With all this in mind, it is great to see a blog post over the weekend by Katrina Navickas, a senior lecturer at the University of Hertfordshire, which outlines some of the ways in which Katrina and colleagues have radically reconfigured the way in which they teach and deliver classes in History. We strongly recommend anyone interested in how teaching could potentially be rebooted have a read through this.
One term in seems a good time to review my experiences so far as a first-time teacher, and to invite any comments or suggestions.
What are my thoughts on teaching? So far, I love it. My classes are good at engaging with the texts they are studying (sometimes with a little initial coercion required). Group work has been especially rewarding, and I love the pyramid technique that Kate and James introduced me to in a previous blogpost. I already hate marking with a passion, despite only having marked two assignments, but anecdotal evidence suggests this seems to be the feeling of teachers generally! However, on the positive side, the quality of the assessments so far has been a relief, and I discovered on the last assignment that marking on Moodle is easy and faster; I will be doing all future marking on there.
Now for the things that you can help me with (please!) by replying to this post, or tweeting to #unikentedu:
- I find it difficult to know how much I suggest my students write down. On the one hand, I don’t want them to be distracted from seminar discussion, or to give the more shy class-members an excuse to avoid eye contact. On the other hand, there are some things that I thought I emphasised strongly during our sessions – on marking the assessments, it turns out I clearly didn’t do it strongly enough to remain in their minds by the time they got around to writing! This doesn’t so much even apply to literary or historical points that come up in seminars – these they seem to retain successfully – but to things that are important for their assessments like “Bullet point #3 says to include a sentence summary of the article you are critiquing. If you hide this in a paragraph and don’t introduce it with a keyword like “To summarise this article…” then I won’t be able to find it, so please make it very clear what your sentence is, whether through formatting or word choice!”. An additional point: I’m also aware of several Inclusive Learning Plans (ILPs) for students that indicate that they would struggle with too much note-taking.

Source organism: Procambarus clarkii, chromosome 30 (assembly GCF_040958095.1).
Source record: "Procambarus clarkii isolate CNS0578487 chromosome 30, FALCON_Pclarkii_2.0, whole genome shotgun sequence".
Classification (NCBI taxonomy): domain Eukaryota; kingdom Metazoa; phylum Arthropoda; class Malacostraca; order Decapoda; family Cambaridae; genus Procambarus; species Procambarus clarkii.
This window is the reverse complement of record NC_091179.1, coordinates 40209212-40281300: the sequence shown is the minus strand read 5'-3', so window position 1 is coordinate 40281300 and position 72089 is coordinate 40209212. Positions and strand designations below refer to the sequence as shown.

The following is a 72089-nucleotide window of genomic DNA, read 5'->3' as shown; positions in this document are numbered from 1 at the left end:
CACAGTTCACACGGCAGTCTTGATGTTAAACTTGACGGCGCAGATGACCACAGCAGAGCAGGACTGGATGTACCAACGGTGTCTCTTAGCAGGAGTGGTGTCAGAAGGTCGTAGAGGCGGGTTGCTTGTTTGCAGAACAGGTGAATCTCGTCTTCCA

- I’d like to introduce some sort of “recap”, this-is-what-we-did-today, what-are-the-most-important-bits type thing at the end of seminars. However, seminars are only one hour long, and I don’t want it taking over, or there will be very little to recap! Any suggestions for how to do this efficiently would be great.
- The next assessment for the module is an “Exercise in Good Writing”; the assessment states ‘You may want to do some research in preparing your answer and all quotations should be footnoted as usual but the two key skills under assessment here are your ability to write well and argue coherently.’ This seems to be one of those skills you are just expected to pick up as you go along, so although I have some thoughts on how I’ll actively try to teach it, any tips for teaching undergraduates how to argue coherently would be particularly interesting to hear!
Thanks in advance.
This week I have a workshop titled “Teacher Training: using technology in teaching”, so I shall try to summarise what that teaches me in a new post soon!
A lovely post from Kylie Budge on why we do group work…
Ask yourself why it is that students need to do that task or project in a group. If there’s a good reason for it — for example, your aim is to encourage students to hear a range of opinions and have to negotiate to complete a complex task — then yes, it’s probably a good way to design the learning. If, however, we ask this question and find ourselves wondering about the real reason a group is needed for such a learning task, then perhaps we need to reconsider our thinking and redesign it as a solo task instead.
We found some excellent resources for using Twitter in Powerpoint presentations, including as an alternative to Turning Point, thanks to a pingback from Charles Shield’s blog at Loughborough. We recommend the blog itself, which you can access here. The blog also refers to Timo Elliott’s pages on best practice in using Powerpoint and Twitter and a free download of Powerpoint and Twitter tools, which are well worth a look.